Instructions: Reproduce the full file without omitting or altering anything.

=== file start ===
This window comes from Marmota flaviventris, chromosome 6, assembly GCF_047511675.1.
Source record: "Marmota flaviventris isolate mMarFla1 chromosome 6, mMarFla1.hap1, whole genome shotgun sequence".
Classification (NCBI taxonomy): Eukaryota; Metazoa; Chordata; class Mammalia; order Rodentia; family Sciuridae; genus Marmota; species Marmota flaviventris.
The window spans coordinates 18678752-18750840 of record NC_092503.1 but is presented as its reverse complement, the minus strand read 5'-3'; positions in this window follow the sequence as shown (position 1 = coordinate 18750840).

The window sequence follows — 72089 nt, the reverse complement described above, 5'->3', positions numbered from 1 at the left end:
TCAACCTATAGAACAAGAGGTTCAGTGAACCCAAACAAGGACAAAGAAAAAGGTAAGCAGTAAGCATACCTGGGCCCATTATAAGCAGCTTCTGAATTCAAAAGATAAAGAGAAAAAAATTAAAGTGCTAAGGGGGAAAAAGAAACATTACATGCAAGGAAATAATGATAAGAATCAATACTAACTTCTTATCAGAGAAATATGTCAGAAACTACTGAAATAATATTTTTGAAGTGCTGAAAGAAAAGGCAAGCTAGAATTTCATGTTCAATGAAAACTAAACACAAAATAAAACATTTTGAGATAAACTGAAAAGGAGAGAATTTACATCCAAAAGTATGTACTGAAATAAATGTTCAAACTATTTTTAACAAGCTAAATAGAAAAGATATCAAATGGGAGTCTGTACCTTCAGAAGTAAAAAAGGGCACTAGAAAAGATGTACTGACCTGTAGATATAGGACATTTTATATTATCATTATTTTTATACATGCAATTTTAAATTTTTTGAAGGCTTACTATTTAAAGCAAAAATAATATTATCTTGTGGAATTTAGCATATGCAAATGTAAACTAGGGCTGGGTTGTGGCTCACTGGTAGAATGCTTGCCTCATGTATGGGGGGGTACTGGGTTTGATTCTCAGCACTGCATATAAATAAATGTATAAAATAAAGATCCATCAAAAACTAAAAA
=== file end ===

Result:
This window comes from Marmota flaviventris, chromosome 6, assembly GCF_047511675.1.
Source record: "Marmota flaviventris isolate mMarFla1 chromosome 6, mMarFla1.hap1, whole genome shotgun sequence".
Classification (NCBI taxonomy): Eukaryota; Metazoa; Chordata; class Mammalia; order Rodentia; family Sciuridae; genus Marmota; species Marmota flaviventris.
The window spans coordinates 18678752-18750840 of record NC_092503.1 but is presented as its reverse complement, the minus strand read 5'-3'; positions in this window follow the sequence as shown (position 1 = coordinate 18750840).

The window sequence follows — 72089 nt, the reverse complement described above, 5'->3', positions numbered from 1 at the left end:
TCAACCTATAGAACAAGAGGTTCAGTGAACCCAAACAAGGACAAAGAAAAAGGTAAGCAGTAAGCATACCTGGGCCCATTATAAGCAGCTTCTGAATTCAAAAGATAAAGAGAAAAAAATTAAAGTGCTAAGGGGGAAAAAGAAACATTACATGCAAGGAAATAATGATAAGAATCAATACTAACTTCTTATCAGAGAAATATGTCAGAAACTACTGAAATAATATTTTTGAAGTGCTGAAAGAAAAGGCAAGCTAGAATTTCATGTTCAATGAAAACTAAACACAAAATAAAACATTTTGAGATAAACTGAAAAGGAGAGAATTTACATCCAAAAGTATGTACTGAAATAAATGTTCAAACTATTTTTAACAAGCTAAATAGAAAAGATATCAAATGGGAGTCTGTACCTTCAGAAGTAAAAAAGGGCACTAGAAAAGATGTACTGACCTGTAGATATAGGACATTTTATATTATCATTATTTTTATACATGCAATTTTAAATTTTTTGAAGGCTTACTATTTAAAGCAAAAATAATATTATCTTGTGGAATTTAGCATATGCAAATGTAAACTAGGGCTGGGTTGTGGCTCACTGGTAGAATGCTTGCCTCATGTATGGGGGGGTACTGGGTTTGATTCTCAGCACTGCATATAAATAAATGTATAAAATAAAGATCCATCAAAAACTAAAAA